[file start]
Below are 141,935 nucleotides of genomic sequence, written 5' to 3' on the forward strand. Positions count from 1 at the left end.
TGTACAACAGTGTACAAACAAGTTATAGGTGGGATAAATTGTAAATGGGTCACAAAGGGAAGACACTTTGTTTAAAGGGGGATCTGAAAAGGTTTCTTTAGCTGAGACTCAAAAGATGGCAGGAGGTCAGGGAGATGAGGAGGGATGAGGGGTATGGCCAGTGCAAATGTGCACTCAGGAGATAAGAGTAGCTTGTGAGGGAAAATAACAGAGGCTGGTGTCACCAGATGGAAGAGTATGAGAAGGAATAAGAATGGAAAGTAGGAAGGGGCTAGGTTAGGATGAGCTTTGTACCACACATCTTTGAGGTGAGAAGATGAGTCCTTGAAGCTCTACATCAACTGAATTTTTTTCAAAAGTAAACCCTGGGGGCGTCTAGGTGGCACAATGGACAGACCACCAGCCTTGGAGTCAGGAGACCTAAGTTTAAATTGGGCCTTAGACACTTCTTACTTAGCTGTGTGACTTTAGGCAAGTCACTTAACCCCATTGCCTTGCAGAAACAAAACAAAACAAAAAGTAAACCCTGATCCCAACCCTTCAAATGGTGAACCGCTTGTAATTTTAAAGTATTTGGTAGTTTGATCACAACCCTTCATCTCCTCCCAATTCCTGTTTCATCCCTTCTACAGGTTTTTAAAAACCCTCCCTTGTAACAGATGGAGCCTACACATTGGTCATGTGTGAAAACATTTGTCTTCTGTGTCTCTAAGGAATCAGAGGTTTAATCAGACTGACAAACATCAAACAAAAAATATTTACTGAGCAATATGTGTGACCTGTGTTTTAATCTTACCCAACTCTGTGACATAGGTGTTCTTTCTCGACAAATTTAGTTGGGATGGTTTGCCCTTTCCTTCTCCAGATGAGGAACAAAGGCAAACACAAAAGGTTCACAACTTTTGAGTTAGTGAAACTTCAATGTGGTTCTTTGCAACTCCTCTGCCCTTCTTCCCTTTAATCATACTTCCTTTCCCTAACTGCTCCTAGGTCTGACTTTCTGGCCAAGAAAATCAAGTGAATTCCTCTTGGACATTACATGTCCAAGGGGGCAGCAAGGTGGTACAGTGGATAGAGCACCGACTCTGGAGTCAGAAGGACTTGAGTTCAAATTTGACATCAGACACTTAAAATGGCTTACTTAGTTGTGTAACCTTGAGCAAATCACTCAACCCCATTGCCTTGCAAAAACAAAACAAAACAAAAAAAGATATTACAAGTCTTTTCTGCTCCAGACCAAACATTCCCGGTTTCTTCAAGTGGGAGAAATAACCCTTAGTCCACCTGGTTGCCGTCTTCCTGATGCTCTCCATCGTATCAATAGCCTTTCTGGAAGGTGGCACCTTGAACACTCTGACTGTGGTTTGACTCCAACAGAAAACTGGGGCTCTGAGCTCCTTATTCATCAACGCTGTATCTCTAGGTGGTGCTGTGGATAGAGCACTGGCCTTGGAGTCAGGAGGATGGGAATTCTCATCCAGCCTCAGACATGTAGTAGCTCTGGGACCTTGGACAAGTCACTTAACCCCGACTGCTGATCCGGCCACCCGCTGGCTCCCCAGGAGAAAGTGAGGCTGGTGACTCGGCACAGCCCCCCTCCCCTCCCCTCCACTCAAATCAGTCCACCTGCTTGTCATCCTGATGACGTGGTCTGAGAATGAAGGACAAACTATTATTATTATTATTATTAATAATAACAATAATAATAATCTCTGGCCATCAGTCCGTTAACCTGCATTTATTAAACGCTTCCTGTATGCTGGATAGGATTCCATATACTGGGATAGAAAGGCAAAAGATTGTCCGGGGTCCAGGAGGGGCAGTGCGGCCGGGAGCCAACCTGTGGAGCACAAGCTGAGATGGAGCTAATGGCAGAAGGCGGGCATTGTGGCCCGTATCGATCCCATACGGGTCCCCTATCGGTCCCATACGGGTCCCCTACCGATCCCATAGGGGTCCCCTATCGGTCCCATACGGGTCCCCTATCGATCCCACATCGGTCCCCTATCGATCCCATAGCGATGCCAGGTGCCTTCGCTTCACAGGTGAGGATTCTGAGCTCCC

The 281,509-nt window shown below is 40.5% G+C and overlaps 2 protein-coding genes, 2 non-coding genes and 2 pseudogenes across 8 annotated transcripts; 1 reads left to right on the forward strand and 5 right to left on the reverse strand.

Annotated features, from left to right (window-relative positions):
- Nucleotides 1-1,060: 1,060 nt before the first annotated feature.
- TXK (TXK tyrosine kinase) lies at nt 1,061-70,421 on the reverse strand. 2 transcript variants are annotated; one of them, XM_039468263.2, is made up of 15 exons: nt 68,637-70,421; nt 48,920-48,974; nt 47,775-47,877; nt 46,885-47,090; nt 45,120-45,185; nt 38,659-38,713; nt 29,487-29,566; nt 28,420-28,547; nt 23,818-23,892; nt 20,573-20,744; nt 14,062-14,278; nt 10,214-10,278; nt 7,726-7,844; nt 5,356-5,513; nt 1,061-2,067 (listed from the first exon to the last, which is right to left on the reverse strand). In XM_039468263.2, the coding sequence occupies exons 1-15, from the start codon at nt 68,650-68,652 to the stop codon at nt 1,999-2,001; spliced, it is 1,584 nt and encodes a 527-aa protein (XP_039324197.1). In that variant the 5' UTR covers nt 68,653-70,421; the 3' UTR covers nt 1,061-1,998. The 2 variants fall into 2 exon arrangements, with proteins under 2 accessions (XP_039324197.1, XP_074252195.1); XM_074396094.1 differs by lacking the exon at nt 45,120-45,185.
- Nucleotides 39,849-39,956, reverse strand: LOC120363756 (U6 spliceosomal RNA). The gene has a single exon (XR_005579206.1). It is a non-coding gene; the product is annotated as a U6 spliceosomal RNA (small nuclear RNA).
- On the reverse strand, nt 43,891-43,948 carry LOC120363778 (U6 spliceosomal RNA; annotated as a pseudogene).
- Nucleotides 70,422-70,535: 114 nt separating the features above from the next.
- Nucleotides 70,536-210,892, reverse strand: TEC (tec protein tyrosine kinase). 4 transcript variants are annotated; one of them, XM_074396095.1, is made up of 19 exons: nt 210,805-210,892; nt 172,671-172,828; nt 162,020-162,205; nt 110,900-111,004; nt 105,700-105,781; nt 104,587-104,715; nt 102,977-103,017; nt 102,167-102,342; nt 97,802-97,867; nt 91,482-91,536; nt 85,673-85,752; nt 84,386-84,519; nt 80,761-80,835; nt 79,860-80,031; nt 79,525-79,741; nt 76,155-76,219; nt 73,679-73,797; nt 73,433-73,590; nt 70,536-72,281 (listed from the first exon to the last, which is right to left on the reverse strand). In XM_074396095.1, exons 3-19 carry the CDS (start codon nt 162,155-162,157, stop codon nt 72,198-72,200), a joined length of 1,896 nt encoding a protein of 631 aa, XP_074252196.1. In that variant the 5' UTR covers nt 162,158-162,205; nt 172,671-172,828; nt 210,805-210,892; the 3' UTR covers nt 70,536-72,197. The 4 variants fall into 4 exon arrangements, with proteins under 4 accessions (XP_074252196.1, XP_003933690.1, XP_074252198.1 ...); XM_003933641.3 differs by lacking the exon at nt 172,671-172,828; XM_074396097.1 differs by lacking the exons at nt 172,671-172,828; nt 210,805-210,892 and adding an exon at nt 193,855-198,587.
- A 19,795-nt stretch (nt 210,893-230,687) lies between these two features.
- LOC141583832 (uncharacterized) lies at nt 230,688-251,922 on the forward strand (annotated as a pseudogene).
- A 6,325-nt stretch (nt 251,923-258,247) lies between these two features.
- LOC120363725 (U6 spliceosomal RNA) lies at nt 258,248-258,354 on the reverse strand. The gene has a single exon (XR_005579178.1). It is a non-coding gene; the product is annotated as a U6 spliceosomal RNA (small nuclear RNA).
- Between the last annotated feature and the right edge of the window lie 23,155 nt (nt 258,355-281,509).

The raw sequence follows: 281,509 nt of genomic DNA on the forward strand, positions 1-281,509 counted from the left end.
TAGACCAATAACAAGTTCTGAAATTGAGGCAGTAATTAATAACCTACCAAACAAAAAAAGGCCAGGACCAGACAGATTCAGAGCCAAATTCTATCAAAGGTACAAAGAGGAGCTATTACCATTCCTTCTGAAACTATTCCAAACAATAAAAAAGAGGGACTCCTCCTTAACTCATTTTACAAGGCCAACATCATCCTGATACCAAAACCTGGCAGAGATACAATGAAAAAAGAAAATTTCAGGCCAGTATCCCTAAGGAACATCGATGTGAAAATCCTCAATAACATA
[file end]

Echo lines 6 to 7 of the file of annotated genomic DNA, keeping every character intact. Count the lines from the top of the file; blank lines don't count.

- TXK (TXK tyrosine kinase) lies at nt 1,061-70,421 on the reverse strand. 2 transcript variants are annotated; one of them, XM_039468263.2, is made up of 15 exons: nt 68,637-70,421; nt 48,920-48,974; nt 47,775-47,877; nt 46,885-47,090; nt 45,120-45,185; nt 38,659-38,713; nt 29,487-29,566; nt 28,420-28,547; nt 23,818-23,892; nt 20,573-20,744; nt 14,062-14,278; nt 10,214-10,278; nt 7,726-7,844; nt 5,356-5,513; nt 1,061-2,067 (listed from the first exon to the last, which is right to left on the reverse strand). In XM_039468263.2, the coding sequence occupies exons 1-15, from the start codon at nt 68,650-68,652 to the stop codon at nt 1,999-2,001; spliced, it is 1,584 nt and encodes a 527-aa protein (XP_039324197.1). In that variant the 5' UTR covers nt 68,653-70,421; the 3' UTR covers nt 1,061-1,998. The 2 variants fall into 2 exon arrangements, with proteins under 2 accessions (XP_039324197.1, XP_074252195.1); XM_074396094.1 differs by lacking the exon at nt 45,120-45,185.
- Nucleotides 39,849-39,956, reverse strand: LOC120363756 (U6 spliceosomal RNA). The gene has a single exon (XR_005579206.1). It is a non-coding gene; the product is annotated as a U6 spliceosomal RNA (small nuclear RNA).